“I would caution them, that if the Lord is saying this to me, I don’t believe that he would say the opposite to somebody else,” he said, “and maybe they would say the same to me, but I would say, if the Lord is saying this to me, for all of those reasons that we’ve discussed, especially the blood of innocents that is so precious to him – so precious to him and so devalued in our world – then I don’t know that you can really call yourself a pro-life person in authority in the Church if you are mandating the vaccine. I don’t, I can’t reconcile.”

“I can’t, with any authority, speak to their conscience or tell them what to do. But I would just caution them to be very, very careful.”

The legal battle between the priest and the Diocese of Burlington is moving forward, Father Williams also told LifeSite. The diocese has already presented its case and he and his canon lawyer are in the process of responding, he said.

Following his January 5 video announcing the situation, there’s been an outpouring of letters from parishioners on his behalf, as well as numerous words of encouragement from other people, including Bishop Joseph Strickland of Tyler, Texas, since the video went viral.

“I appreciate people and their support. I appreciate that,” Williams said. “But there is nothing that compares to the consolation that I receive from the Lord when I go to a prayer and I think a lot of people have forgotten that … first and foremost, you’re supposed to have a personal relationship with Jesus Christ. It’s the foundation of our life.”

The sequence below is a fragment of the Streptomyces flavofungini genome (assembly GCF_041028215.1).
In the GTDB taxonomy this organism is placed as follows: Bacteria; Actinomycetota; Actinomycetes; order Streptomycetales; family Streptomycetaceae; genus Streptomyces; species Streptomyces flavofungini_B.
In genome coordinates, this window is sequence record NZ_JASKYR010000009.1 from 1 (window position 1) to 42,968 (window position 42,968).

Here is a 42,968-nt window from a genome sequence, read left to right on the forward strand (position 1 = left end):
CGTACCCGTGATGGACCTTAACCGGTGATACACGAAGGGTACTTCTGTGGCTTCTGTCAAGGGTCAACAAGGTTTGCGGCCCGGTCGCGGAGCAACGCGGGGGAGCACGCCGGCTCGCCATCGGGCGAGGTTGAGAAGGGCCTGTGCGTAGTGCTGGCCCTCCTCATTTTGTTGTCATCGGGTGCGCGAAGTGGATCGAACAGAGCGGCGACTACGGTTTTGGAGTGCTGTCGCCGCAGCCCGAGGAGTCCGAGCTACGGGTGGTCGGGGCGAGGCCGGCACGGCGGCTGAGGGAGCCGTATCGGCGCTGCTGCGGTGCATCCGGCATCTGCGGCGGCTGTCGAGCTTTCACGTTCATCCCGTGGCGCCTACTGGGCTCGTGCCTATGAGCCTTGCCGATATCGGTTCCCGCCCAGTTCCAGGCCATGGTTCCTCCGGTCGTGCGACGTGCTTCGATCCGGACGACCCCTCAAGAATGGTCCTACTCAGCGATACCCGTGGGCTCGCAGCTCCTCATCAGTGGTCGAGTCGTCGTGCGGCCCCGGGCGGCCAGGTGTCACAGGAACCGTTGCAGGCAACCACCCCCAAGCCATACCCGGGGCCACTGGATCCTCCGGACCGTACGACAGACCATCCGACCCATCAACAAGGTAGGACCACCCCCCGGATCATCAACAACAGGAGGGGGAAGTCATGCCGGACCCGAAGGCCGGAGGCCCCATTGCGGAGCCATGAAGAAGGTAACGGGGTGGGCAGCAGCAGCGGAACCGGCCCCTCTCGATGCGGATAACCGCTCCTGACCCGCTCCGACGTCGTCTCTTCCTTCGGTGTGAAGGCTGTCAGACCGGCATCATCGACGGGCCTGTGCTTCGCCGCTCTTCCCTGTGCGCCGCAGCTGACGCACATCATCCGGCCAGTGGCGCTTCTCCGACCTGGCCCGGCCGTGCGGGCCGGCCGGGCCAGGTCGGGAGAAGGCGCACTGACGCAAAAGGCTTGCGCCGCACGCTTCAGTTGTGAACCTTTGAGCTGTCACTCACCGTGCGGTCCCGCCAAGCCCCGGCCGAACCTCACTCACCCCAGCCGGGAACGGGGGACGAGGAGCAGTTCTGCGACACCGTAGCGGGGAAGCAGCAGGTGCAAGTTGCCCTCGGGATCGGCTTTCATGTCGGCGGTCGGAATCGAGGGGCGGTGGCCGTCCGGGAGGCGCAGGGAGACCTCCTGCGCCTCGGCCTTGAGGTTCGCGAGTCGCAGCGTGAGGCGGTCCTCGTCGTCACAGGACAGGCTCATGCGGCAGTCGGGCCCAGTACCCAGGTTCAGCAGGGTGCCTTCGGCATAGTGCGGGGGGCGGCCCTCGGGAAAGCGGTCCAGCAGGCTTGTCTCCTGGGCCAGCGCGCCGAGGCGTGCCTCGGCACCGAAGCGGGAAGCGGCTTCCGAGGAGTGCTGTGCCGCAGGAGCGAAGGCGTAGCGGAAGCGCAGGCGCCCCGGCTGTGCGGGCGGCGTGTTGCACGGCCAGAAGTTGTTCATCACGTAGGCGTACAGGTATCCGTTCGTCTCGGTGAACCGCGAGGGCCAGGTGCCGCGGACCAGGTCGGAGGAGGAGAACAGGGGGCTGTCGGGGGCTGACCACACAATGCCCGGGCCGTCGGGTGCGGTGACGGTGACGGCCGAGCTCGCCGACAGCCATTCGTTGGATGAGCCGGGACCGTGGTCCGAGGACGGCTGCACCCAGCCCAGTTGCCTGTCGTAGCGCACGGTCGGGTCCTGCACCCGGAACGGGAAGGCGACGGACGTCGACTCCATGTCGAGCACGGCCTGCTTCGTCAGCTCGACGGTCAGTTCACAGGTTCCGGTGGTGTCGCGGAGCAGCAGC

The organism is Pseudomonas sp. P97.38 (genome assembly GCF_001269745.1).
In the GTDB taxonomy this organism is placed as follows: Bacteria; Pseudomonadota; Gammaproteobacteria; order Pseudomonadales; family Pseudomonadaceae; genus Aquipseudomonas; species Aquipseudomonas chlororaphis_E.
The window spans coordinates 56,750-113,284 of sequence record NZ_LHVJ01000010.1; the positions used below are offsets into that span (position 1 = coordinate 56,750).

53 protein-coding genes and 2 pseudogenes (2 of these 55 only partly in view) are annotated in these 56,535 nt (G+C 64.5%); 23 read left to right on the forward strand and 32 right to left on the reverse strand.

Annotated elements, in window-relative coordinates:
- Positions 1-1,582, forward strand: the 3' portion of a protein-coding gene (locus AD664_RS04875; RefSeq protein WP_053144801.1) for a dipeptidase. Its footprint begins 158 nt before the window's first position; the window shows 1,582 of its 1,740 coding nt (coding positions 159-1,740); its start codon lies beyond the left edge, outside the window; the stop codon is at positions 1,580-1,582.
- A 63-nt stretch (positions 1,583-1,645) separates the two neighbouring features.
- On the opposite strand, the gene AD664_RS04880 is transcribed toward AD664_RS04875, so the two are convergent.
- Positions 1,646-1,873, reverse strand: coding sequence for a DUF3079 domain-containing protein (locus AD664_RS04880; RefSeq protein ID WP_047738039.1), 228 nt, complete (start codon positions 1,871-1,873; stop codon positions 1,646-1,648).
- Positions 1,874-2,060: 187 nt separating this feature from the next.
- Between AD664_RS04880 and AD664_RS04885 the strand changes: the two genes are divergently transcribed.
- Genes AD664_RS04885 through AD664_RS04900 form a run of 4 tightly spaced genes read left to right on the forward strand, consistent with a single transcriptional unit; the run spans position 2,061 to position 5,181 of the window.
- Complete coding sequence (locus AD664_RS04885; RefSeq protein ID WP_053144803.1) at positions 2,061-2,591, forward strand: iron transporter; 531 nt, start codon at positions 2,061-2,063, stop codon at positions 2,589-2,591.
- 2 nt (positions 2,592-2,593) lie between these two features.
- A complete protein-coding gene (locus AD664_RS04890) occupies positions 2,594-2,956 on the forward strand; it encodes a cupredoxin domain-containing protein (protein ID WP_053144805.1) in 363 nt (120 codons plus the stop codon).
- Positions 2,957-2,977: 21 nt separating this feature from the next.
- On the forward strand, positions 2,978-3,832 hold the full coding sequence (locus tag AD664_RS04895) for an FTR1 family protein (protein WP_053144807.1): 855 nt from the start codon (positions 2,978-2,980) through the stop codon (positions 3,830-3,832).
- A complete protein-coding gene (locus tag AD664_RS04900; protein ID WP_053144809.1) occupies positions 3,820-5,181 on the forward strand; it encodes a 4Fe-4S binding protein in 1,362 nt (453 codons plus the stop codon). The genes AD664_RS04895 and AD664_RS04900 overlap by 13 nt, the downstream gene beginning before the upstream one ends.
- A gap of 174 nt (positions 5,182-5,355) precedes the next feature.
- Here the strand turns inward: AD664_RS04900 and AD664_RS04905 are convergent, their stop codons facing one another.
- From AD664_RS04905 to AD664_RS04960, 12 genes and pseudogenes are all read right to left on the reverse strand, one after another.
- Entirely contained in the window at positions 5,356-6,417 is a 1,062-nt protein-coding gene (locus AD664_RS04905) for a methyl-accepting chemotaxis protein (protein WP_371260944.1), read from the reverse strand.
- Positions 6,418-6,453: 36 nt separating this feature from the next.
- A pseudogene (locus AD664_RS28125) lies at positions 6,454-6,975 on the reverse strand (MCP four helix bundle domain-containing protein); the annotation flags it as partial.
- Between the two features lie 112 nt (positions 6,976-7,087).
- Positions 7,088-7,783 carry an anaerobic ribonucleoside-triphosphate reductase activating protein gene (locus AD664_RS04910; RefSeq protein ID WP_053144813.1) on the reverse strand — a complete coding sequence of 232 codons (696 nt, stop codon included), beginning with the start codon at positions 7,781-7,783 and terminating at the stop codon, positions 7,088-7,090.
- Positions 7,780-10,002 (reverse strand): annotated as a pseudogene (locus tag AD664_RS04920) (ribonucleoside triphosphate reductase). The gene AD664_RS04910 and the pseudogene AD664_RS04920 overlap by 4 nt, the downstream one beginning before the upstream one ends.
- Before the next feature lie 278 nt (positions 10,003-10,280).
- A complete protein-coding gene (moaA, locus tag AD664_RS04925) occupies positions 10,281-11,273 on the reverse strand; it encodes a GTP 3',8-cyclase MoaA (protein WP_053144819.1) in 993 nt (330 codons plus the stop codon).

“Once you have that and you know how to talk and and listen, sort of back and forth, it doesn’t mean that every day is a good day. Far from it. It means that when you know the Lord is there and is supporting you or has called you to do that, that brings a great peace of mind, even in the midst of have to fight, or whatever you want to say,” he observed, noting the importance of a close relationship with God for any priests fighting similar mandates.

“It’s not that it won’t come from other people, because people are very generous and kind, but that you really needed that depth of consolation that comes from God, who says: ‘This is what I want you to do,’” Williams continued.

“And I don’t say, you know, Lord, why don’t you tell them all to do that? I understand that He called certain ones to do certain things and other ones to do other things, different gifts for different people, you know?”

“So, if it’s something that I’m asked to do, then I will do that,” he said.

LifeSiteNews has produced an extensive COVID-19 vaccines resources page. View it here.